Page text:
- President Obama has threatened an executive order to ensure that U.S. cities and municipalities are NOT prohibited from building their own broadband networks; he needs to follow through, if necessary.
- Incumbent operators need to view city and/or municipal networks as opportunities instead of threats. For example, they can partner to deliver service bundles over these networks, without having to invest in FTTH network builds themselves.
When I first became aware that legislatures in 20 U.S. states have passed laws banning cities/municipalities from building their own fiber/ultra-broadband networks – in many cases, spurred by lobbying efforts funded by incumbent operators – I was stunned, and then appalled. How un-American. I had a similar reaction when several state legislatures either passed laws or ensured the continuing enforcement of outdated code preventing Tesla Motors from selling directly to customers (with Michigan, unsurprisingly, being the most blatant about it).
However, there is a massive difference between buying an automobile and “buying” a fiber network. With the Tesla, the buyer/consumer can still buy the car from dealers in Tesla-friendly states, adjacent or not. But, unlike a car, one cannot just buy a fiber network infrastructure and take it home.
With President Obama’s recent declaration that cities and municipalities should not be banned from building their own (ultra-) broadband networks, including the potential for an executive order ensuring their right to do so (by pre-empting or overturning said state laws), the President seemed to be embracing his born-again populist vision.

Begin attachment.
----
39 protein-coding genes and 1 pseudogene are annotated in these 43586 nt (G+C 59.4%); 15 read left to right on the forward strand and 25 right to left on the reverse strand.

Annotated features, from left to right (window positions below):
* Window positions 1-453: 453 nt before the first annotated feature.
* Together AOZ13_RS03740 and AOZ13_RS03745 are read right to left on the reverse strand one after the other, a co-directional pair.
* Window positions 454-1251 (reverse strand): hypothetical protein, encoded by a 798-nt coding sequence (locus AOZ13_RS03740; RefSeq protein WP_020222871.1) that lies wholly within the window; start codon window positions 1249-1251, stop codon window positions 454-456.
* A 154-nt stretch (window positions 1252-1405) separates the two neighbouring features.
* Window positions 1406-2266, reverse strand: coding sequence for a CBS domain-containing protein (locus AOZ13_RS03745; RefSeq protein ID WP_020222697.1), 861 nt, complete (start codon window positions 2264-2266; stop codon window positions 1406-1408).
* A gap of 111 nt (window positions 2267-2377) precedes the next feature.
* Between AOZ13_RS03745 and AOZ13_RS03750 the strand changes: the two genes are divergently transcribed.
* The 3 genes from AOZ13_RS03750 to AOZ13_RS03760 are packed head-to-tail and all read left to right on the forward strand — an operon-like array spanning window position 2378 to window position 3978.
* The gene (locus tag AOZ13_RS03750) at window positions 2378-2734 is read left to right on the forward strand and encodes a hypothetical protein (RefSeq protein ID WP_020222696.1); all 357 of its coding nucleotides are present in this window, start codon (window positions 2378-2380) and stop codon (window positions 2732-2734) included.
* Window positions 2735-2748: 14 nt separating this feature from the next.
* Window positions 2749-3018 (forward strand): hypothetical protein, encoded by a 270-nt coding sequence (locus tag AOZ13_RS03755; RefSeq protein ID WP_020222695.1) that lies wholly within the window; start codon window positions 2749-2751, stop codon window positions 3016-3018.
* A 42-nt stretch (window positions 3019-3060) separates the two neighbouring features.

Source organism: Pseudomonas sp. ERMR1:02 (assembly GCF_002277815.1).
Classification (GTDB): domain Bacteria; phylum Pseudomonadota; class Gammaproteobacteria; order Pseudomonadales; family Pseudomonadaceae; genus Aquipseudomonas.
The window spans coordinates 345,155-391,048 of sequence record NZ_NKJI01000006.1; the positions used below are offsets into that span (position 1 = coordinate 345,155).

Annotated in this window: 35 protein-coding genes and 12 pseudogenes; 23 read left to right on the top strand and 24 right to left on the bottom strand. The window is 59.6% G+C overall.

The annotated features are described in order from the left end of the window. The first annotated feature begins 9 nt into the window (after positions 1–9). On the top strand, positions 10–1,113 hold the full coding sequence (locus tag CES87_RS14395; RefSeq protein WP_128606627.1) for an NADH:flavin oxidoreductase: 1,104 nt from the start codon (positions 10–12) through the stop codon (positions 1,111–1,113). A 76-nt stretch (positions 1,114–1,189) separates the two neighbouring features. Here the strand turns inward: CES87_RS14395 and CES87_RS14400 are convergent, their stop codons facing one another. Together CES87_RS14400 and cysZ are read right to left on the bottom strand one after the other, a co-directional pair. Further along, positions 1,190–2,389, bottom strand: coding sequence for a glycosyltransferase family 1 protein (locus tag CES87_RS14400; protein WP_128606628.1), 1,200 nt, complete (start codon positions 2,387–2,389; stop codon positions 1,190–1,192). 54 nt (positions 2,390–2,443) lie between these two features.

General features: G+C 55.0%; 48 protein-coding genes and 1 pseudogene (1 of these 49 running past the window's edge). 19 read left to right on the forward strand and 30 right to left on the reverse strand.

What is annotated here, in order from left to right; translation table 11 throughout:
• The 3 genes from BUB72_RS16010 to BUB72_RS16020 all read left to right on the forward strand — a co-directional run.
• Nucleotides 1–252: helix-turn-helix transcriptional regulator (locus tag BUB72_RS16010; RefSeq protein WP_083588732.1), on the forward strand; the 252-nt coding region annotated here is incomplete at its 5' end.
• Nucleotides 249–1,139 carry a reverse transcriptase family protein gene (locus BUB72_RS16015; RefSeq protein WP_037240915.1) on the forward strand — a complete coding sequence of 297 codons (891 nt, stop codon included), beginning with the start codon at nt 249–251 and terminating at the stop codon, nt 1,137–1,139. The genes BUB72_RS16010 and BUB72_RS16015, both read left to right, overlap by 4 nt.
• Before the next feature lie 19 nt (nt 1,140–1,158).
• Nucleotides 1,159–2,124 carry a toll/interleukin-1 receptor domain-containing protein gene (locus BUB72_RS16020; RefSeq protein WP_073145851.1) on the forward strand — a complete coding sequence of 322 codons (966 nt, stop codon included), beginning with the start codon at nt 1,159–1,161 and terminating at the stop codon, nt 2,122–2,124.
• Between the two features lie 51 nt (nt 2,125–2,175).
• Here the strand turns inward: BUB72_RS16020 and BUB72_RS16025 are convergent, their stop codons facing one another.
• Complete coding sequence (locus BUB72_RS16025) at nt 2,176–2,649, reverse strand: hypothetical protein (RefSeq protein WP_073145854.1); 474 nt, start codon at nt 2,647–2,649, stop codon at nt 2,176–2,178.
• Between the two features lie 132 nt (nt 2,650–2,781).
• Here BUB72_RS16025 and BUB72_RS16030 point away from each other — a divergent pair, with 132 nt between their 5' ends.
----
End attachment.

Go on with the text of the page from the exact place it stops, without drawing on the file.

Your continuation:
Generally, the U.S. Tier 1 incumbent operators have taken the position that city or muni-built broadband networks constitute unfair competition for cable or telco service providers, even in areas that are under-served (or worse, unserved) by either of these operator/technology types. While there is some limited merit to this argument, the simple answer for the cable or telco is to counter the city/muni service with a comparable offering. Instead, the incumbents have chosen to “lobby” state legislatures to ban city/muni network builds.
Meanwhile, examples of ultra-broadband networks – many of which offer Gigabit services – have already been turned up, with many more coming online in 2015. Never mind Google Fiber, whose hype still outweighs its actual, real world presence; there are now well over 100 Gigabit access networks in North America, powered by FTTH solutions from Alcatel-Lucent, ADTRAN and Calix. Most are smaller operators, but telcos such as CenturyLink (in multiple metros) and alternative operators such as C Spire (in Mississippi) either already offer Gigabit services or will do so this year. Finally, electric utilities such as Chattanooga’s EPB and Bristol Virginia Utilities (BVU) have been offering fiber-based services for years, and EPB was the first provider in the U.S. to offer Gigabit services (in 2010).
So, what is the answer? My suggestion is for the incumbent operators to look at city and municipal network builds as opportunities, instead of threats. Public-private partnerships can be quite beneficial for both parties, if done right. For example, why not let a city incur the massive cost of building a fiber network (i.e., with public funding) and then partner with the city to provide triple-play services over that network? In most cases, the incumbent operators have already done the difficult work of negotiating content distribution rights for TV services, a process in which most cities/municipalities have no experience whatsoever.
Finally, cities and municipalities are not telcos or cable operators; while they may be able to build a world-class, all-fiber Gigabit network, most have no customer service experience, never mind network management expertise (a telco or cable operator can provide both). There are also other areas of potential common ground that can facilitate cooperation between cities and incumbent operators. These include public safety network upgrades and/or smart-grid builds, although the latter is more the purview of electric utilities (i.e., EPB and BVU mentioned above). In an ideal world, an executive order should not be necessary, given the options and opportunities discussed above.